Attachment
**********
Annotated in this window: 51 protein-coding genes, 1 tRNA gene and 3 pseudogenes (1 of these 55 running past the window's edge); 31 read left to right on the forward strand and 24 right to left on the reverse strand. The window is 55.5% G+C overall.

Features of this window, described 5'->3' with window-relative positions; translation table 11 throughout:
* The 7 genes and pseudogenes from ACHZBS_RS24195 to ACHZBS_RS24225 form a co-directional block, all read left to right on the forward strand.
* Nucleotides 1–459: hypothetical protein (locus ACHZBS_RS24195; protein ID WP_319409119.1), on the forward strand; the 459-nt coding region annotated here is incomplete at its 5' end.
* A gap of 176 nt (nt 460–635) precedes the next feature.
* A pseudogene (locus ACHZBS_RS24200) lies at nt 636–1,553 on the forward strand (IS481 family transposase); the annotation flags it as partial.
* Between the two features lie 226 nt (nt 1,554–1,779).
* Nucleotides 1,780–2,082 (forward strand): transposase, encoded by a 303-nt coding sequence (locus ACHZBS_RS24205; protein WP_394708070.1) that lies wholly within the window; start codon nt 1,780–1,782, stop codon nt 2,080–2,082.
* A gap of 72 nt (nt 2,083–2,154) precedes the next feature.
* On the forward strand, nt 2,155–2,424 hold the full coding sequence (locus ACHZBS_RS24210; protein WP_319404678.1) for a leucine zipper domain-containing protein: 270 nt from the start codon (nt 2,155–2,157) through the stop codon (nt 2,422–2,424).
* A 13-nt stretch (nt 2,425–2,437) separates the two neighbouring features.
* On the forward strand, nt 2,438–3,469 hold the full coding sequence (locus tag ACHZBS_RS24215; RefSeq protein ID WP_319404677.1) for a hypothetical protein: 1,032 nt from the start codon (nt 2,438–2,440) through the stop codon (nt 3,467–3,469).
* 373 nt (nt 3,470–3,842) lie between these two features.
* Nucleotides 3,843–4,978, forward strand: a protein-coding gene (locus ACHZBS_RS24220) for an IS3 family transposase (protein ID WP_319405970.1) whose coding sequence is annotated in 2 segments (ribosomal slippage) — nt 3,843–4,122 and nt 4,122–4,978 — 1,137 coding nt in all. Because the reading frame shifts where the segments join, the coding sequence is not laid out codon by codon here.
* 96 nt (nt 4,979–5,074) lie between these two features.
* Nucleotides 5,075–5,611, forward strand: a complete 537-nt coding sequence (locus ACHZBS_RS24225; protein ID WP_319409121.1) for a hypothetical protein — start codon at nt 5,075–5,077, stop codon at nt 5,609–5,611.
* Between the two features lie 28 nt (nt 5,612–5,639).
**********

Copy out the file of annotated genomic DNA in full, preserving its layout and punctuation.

Annotated in this window: 51 protein-coding genes, 1 tRNA gene and 3 pseudogenes (1 of these 55 running past the window's edge); 31 read left to right on the forward strand and 24 right to left on the reverse strand. The window is 55.5% G+C overall.

Features of this window, described 5'->3' with window-relative positions; translation table 11 throughout:
* The 7 genes and pseudogenes from ACHZBS_RS24195 to ACHZBS_RS24225 form a co-directional block, all read left to right on the forward strand.
* Nucleotides 1–459: hypothetical protein (locus ACHZBS_RS24195; protein ID WP_319409119.1), on the forward strand; the 459-nt coding region annotated here is incomplete at its 5' end.
* A gap of 176 nt (nt 460–635) precedes the next feature.
* A pseudogene (locus ACHZBS_RS24200) lies at nt 636–1,553 on the forward strand (IS481 family transposase); the annotation flags it as partial.
* Between the two features lie 226 nt (nt 1,554–1,779).
* Nucleotides 1,780–2,082 (forward strand): transposase, encoded by a 303-nt coding sequence (locus ACHZBS_RS24205; protein WP_394708070.1) that lies wholly within the window; start codon nt 1,780–1,782, stop codon nt 2,080–2,082.
* A gap of 72 nt (nt 2,083–2,154) precedes the next feature.
* On the forward strand, nt 2,155–2,424 hold the full coding sequence (locus ACHZBS_RS24210; protein WP_319404678.1) for a leucine zipper domain-containing protein: 270 nt from the start codon (nt 2,155–2,157) through the stop codon (nt 2,422–2,424).
* A 13-nt stretch (nt 2,425–2,437) separates the two neighbouring features.
* On the forward strand, nt 2,438–3,469 hold the full coding sequence (locus tag ACHZBS_RS24215; RefSeq protein ID WP_319404677.1) for a hypothetical protein: 1,032 nt from the start codon (nt 2,438–2,440) through the stop codon (nt 3,467–3,469).
* 373 nt (nt 3,470–3,842) lie between these two features.
* Nucleotides 3,843–4,978, forward strand: a protein-coding gene (locus ACHZBS_RS24220) for an IS3 family transposase (protein ID WP_319405970.1) whose coding sequence is annotated in 2 segments (ribosomal slippage) — nt 3,843–4,122 and nt 4,122–4,978 — 1,137 coding nt in all. Because the reading frame shifts where the segments join, the coding sequence is not laid out codon by codon here.
* 96 nt (nt 4,979–5,074) lie between these two features.
* Nucleotides 5,075–5,611, forward strand: a complete 537-nt coding sequence (locus ACHZBS_RS24225; protein ID WP_319409121.1) for a hypothetical protein — start codon at nt 5,075–5,077, stop codon at nt 5,609–5,611.
* Between the two features lie 28 nt (nt 5,612–5,639).